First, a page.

all the brown girls at the table turn to look at you and
we pay attention when you
say you “obviously can’t understand, but”

ok you don’t understand ok
you sure talk like you rehearsed this conversation like
how do you do that?

white folks talk like they got a book stuck in they jaw like
laugh at the joke about neoliberals
make fun of them with the kind of practiced observation
that says I was one of them once that says ok maybe it was 6 months ago but
you’re right, they do like vice

white girl you talk about my body like
audre lorde can tell you what it’s like in my skin like
how am I supposed to disagree with you when audre got it right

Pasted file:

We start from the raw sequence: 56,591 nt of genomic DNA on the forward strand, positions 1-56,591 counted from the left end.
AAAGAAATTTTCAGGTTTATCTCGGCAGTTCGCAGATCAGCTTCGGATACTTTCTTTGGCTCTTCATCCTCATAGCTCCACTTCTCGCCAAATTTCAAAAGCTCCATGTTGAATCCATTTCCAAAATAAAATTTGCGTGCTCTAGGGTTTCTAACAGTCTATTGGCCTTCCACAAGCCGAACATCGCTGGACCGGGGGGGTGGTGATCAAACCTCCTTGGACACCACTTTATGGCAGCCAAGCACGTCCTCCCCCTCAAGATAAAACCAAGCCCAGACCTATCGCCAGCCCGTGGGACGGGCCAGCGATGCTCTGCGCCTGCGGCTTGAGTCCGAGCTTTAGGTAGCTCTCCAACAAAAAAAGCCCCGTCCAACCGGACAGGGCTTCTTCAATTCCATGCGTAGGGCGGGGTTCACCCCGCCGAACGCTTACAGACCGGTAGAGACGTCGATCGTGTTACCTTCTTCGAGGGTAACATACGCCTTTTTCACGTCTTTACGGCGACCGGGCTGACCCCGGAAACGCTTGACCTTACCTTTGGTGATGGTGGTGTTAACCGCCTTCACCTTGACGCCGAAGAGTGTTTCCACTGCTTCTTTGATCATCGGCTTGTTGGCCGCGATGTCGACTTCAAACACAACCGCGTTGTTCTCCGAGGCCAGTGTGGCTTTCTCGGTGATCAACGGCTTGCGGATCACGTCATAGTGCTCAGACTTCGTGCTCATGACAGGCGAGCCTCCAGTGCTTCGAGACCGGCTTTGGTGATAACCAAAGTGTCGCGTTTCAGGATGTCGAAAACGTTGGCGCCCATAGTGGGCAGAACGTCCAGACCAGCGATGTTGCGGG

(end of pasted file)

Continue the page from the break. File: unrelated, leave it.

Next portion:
white girl you mighta read ntozake shange first but
do you hold her words in your chest, a little too close for comfort
did you hold back tears on the subway/on the plane/in your grandmother kitchen while the tea steeps

or is she a talking point
another brown voice to devour and analyse like
something to pull out when you talk to the brown girl still learning like
you’ve read this, right?

not sure yet how willing we are to stretch yet
not sure how angry we can let ourselves get
how much of our own history we can let in before, like,
the riptide of all we’ve lost before we had a chance to find it
pulls us under

white girl, am i a talking point at your thanksgiving dinner?
when your mama says something racist will you let me know?
what do you want me to say?

will you be able to say it better than me?


INDIE BEARE is a poet and visual artist whose work has been featured on Button Poetry and in The Juxtapose Review, where this poem was originally published. You can follow them on twitter @dykelisasimpson.

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